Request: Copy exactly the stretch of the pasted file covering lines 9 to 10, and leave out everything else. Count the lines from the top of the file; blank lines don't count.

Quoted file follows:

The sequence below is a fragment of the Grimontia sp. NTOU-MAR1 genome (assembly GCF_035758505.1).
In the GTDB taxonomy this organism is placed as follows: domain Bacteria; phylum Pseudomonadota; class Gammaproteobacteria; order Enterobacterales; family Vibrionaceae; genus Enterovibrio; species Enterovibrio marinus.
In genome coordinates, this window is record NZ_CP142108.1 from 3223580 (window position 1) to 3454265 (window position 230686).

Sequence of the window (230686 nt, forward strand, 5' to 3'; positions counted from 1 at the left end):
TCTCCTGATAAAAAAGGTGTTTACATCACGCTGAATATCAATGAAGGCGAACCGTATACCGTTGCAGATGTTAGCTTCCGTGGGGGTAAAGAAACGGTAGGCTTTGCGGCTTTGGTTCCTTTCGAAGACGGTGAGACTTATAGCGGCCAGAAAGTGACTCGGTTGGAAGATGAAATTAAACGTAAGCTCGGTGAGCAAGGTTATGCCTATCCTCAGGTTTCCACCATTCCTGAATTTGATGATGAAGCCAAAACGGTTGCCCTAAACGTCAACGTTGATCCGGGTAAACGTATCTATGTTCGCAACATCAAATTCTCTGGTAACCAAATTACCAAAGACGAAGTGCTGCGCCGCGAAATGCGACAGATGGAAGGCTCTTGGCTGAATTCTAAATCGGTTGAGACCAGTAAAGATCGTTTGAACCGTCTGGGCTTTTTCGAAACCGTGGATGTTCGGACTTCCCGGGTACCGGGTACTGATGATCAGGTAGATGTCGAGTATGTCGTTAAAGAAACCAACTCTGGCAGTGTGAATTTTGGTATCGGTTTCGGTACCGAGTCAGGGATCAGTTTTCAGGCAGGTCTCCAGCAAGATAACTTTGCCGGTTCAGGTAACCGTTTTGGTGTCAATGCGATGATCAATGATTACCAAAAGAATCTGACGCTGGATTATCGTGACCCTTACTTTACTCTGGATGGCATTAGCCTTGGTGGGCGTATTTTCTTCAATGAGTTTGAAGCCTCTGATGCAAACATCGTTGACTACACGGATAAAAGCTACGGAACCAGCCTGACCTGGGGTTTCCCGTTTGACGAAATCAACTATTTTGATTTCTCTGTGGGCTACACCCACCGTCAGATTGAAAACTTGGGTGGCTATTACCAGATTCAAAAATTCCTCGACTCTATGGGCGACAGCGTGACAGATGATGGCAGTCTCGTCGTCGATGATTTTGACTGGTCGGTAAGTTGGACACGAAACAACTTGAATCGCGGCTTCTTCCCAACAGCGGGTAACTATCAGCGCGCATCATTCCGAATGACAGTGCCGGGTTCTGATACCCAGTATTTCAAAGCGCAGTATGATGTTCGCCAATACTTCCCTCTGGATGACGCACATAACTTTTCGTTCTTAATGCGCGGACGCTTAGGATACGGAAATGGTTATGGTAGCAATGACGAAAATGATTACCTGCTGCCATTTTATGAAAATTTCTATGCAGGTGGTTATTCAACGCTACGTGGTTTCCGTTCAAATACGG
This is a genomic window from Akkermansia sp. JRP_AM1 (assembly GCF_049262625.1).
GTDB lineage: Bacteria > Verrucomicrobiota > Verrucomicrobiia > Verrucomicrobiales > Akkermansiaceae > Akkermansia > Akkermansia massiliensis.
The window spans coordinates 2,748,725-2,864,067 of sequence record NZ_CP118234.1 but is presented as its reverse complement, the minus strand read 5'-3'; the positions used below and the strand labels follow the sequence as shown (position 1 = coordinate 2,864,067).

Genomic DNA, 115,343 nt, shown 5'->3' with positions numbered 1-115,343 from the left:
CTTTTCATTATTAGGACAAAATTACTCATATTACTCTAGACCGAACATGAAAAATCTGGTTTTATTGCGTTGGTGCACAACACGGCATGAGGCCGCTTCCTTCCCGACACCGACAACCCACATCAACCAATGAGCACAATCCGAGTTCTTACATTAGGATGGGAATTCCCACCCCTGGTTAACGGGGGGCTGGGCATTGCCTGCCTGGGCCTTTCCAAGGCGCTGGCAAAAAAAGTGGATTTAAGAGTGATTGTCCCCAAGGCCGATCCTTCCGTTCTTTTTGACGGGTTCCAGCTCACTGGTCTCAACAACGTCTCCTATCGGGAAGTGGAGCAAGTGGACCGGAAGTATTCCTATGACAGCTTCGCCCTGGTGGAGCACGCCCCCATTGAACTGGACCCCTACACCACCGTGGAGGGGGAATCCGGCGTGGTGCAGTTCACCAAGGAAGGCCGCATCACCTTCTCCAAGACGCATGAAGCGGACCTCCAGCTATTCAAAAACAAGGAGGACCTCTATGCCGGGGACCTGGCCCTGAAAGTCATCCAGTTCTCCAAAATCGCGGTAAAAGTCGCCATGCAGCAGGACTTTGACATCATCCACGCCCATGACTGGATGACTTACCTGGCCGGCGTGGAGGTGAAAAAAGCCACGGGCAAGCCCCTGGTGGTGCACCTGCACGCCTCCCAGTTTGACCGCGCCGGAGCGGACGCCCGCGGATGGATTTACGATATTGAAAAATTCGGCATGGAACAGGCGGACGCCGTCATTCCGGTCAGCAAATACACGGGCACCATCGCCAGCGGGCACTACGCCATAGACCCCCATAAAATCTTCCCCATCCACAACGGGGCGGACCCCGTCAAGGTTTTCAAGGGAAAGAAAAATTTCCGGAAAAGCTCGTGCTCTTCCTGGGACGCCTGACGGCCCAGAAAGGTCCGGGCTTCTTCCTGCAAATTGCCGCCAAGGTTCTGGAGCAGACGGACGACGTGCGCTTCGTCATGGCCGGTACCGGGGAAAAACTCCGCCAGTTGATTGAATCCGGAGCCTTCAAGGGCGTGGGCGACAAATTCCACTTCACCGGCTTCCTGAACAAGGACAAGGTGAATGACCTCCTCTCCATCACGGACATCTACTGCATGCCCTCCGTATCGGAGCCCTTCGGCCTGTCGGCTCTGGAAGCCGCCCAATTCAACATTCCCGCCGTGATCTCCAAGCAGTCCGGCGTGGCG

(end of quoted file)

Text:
Genomic DNA, 115,343 nt, shown 5'->3' with positions numbered 1-115,343 from the left:
CTTTTCATTATTAGGACAAAATTACTCATATTACTCTAGACCGAACATGAAAAATCTGGTTTTATTGCGTTGGTGCACAACACGGCATGAGGCCGCTTCCTTCCCGACACCGACAACCCACATCAACCAATGAGCACAATCCGAGTTCTTACATTAGGATGGGAATTCCCACCCCTGGTTAACGGGGGGCTGGGCATTGCCTGCCTGGGCCTTTCCAAGGCGCTGGCAAAAAAAGTGGATTTAAGAGTGATTGTCCCCAAGGCCGATCCTTCCGTTCTTTTTGACGGGTTCCAGCTCACTGGTCTCAACAACGTCTCCTATCGGGAAGTGGAGCAAGTGGACCGGAAGTATTCCTATGACAGCTTCGCCCTGGTGGAGCACGCCCCCATTGAACTGGACCCCTACACCACCGTGGAGGGGGAATCCGGCGTGGTGCAGTTCACCAAGGAAGGCCGCATCACCTTCTCCAAGACGCATGAAGCGGACCTCCAGCTATTCAAAAACAAGGAGGACCTCTATGCCGGGGACCTGGCCCTGAAAGTCATCCAGTTCTCCAAAATCGCGGTAAAAGTCGCCATGCAGCAGGACTTTGACATCATCCACGCCCATGACTGGATGACTTACCTGGCCGGCGTGGAGGTGAAAAAAGCCACGGGCAAGCCCCTGGTGGTGCACCTGCACGCCTCCCAGTTTGACCGCGCCGGAGCGGACGCCCGCGGATGGATTTACGATATTGAAAAATTCGGCATGGAACAGGCGGACGCCGTCATTCCGGTCAGCAAATACACGGGCACCATCGCCAGCGGGCACTACGCCATAGACCCCCATAAAATCTTCCCCATCCACAACGGGGCGGACCCCGTCAAGGTTTTCAAGGGAAAGAAAAATTTCCGGAAAAGCTCGTGCTCTTCCTGGGACGCCTGACGGCCCAGAAAGGTCCGGGCTTCTTCCTGCAAATTGCCGCCAAGGTTCTGGAGCAGACGGACGACGTGCGCTTCGTCATGGCCGGTACCGGGGAAAAACTCCGCCAGTTGATTGAATCCGGAGCCTTCAAGGGCGTGGGCGACAAATTCCACTTCACCGGCTTCCTGAACAAGGACAAGGTGAATGACCTCCTCTCCATCACGGACATCTACTGCATGCCCTCCGTATCGGAGCCCTTCGGCCTGTCGGCTCTGGAAGCCGCCCAATTCAACATTCCCGCCGTGATCTCCAAGCAGTCCGGCGTGGCG